English for Specific Purposes (ESP) was not a planned phenomenon, rather its emergence was attributable to three main reasons: the...
It has been asserted that English for Specific purposes came about as a result of needs, new ideas about language and new ideas about learning. explain
English for Specific Purposes (ESP) was not a planned phenomenon, rather its emergence was attributable to three main reasons: the demands of a Brave New World; a revolution in the world of linguistics; and a developing focus on the learner (Hutchinson and Waters: 1987). ESP originated after the end of the Second World War because of the expansion in the fields of technology and commerce. The rapid and constant progress in these two forces created a demand for an international language. As a consequence, English became in demand as a lingua franca in both commerce and technology. In these economic and social circumstances, learners had a specific objective when learning English: businessmen wanted to trade; doctors wanted to be up to date with new developments; engineers wanted to read on new advancements, etc. In other words, the learners started to have clear wishes, needs and demands when learning English. Simultaneously, the study of language shifted its focus from the study of language _form _to the study of language usage. Authors such as Widdowson (1978) found that language use depends on context. Hence, English language teaching had to adapt to the differences of English language use in different fields; e.g., engineering and commerce. This resulted in the development of English courses for specific groups of learners. Finally, contemporary trends in educational psychology contributed to the development of ESP. These trends placed key relevance on the learners and their attitudes to learning (Rogers: 1969). New approaches agreed that motivation to learn was heavily dependent on learners’ interests and needs. In turn, motivation was linked to effective learning. Therefore, the development of courses with a strong relevance to learners’ interests and needs was viewed as a necessity. That is, specialised material was deemed imperative to increase motivation and consequently, improve language achievement.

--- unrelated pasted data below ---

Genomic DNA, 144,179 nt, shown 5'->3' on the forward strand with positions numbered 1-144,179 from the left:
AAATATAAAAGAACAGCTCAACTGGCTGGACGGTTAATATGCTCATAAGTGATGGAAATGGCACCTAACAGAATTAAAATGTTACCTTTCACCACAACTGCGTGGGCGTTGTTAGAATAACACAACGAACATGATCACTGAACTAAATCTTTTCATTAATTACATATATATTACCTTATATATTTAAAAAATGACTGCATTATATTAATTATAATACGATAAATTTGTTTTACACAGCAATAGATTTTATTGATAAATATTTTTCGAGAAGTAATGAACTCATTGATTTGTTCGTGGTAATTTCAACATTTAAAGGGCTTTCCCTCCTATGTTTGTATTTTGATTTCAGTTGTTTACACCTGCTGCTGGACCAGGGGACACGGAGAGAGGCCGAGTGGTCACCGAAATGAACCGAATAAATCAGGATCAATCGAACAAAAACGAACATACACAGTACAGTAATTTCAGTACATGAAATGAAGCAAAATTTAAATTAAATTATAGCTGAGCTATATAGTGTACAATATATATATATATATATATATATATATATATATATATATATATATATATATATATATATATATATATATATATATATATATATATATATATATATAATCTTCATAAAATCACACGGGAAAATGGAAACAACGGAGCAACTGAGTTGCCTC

Hutchinson, T. and Waters, A., 1987. English for specific purposes. Cambridge: Cambridge University Press.
Rogers, C. R. 1969. Freedom to learn. Columbus, Ohio: Charles E. Merrill.
Widdowson, H.G., 1978. Teaching language as communication. Oxford: Oxford University Press.